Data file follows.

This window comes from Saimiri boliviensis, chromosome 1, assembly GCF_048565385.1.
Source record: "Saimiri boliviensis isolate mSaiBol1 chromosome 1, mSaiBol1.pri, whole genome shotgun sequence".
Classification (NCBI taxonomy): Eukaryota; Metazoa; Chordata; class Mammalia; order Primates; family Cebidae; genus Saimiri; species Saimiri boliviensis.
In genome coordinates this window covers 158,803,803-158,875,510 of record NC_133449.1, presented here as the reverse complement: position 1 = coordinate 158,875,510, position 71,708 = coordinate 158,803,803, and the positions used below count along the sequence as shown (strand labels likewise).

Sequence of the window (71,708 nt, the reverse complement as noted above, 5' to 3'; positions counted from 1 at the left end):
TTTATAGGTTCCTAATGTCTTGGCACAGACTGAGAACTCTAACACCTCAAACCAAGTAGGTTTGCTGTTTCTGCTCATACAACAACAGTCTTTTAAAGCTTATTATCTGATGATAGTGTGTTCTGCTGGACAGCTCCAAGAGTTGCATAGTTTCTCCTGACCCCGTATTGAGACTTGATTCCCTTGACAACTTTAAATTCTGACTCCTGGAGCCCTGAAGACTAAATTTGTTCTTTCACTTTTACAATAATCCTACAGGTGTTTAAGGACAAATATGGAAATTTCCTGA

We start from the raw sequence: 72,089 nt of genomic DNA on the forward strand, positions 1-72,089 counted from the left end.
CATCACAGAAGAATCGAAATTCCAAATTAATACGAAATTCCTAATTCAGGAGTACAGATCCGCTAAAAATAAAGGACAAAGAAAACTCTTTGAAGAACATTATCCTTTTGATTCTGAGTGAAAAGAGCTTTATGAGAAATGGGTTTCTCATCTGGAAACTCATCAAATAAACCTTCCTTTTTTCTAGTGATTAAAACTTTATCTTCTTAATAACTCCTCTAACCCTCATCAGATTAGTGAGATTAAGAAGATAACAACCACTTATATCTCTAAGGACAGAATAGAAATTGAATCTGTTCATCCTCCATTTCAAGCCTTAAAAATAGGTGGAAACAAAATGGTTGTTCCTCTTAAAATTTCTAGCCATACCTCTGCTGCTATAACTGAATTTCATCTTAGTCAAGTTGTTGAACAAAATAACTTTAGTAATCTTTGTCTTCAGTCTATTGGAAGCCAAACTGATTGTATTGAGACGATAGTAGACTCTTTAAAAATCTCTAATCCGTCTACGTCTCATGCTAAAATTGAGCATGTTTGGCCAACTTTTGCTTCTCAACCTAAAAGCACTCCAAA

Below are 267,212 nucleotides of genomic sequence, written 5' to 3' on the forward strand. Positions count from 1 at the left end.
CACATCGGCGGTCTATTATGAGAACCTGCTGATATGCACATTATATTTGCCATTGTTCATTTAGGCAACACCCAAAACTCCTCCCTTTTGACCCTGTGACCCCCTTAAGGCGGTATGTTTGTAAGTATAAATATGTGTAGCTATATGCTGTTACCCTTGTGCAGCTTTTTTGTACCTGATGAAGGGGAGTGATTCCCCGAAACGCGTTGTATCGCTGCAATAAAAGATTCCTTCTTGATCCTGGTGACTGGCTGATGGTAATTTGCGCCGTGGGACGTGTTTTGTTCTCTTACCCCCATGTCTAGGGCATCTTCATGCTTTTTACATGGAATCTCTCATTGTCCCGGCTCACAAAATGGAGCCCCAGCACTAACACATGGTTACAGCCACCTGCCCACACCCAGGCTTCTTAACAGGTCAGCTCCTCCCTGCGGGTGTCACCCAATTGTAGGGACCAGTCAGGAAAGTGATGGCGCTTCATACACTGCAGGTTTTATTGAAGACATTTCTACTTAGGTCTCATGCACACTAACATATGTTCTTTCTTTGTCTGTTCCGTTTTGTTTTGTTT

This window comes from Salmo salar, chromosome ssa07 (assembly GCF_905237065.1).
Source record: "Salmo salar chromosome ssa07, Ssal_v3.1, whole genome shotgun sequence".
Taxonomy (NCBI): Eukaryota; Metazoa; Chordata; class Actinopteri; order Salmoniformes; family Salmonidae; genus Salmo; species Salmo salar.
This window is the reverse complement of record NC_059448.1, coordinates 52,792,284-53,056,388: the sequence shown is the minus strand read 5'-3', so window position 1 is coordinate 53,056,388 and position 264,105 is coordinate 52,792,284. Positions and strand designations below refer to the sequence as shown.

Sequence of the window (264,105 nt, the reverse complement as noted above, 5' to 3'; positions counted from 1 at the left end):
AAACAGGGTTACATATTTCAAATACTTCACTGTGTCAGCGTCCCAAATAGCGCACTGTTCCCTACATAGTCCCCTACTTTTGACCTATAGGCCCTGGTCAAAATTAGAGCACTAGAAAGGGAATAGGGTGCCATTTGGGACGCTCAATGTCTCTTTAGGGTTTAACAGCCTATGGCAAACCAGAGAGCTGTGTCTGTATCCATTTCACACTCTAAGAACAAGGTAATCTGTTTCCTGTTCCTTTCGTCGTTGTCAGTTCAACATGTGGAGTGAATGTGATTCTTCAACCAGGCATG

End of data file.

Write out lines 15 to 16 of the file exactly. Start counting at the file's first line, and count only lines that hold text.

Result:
Sequence of the window (264,105 nt, the reverse complement as noted above, 5' to 3'; positions counted from 1 at the left end):
AAACAGGGTTACATATTTCAAATACTTCACTGTGTCAGCGTCCCAAATAGCGCACTGTTCCCTACATAGTCCCCTACTTTTGACCTATAGGCCCTGGTCAAAATTAGAGCACTAGAAAGGGAATAGGGTGCCATTTGGGACGCTCAATGTCTCTTTAGGGTTTAACAGCCTATGGCAAACCAGAGAGCTGTGTCTGTATCCATTTCACACTCTAAGAACAAGGTAATCTGTTTCCTGTTCCTTTCGTCGTTGTCAGTTCAACATGTGGAGTGAATGTGATTCTTCAACCAGGCATG